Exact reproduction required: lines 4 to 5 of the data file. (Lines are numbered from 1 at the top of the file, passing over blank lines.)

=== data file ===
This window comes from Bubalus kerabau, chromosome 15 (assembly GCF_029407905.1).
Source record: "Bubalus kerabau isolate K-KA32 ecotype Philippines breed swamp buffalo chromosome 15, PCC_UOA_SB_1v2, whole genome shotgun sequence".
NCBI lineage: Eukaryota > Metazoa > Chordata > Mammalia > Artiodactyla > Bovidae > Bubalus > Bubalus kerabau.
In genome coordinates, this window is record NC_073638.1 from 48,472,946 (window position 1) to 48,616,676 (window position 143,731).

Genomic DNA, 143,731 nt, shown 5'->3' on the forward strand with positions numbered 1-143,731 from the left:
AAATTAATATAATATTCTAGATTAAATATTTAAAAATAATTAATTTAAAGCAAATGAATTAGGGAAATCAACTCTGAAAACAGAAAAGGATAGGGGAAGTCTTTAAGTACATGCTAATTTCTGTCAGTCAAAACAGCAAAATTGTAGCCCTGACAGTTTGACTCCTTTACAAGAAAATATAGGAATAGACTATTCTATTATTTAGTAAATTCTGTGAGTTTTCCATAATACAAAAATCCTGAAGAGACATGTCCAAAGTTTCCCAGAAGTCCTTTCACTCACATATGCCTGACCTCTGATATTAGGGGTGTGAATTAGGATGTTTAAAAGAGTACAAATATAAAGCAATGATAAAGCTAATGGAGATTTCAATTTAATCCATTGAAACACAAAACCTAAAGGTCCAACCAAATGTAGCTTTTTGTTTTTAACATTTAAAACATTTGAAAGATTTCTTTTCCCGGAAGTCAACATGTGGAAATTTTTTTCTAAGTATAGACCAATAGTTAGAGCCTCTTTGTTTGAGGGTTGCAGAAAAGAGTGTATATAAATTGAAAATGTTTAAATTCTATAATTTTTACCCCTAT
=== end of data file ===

In genome coordinates, this window is record NC_073638.1 from 48,472,946 (window position 1) to 48,616,676 (window position 143,731).

Genomic DNA, 143,731 nt, shown 5'->3' on the forward strand with positions numbered 1-143,731 from the left: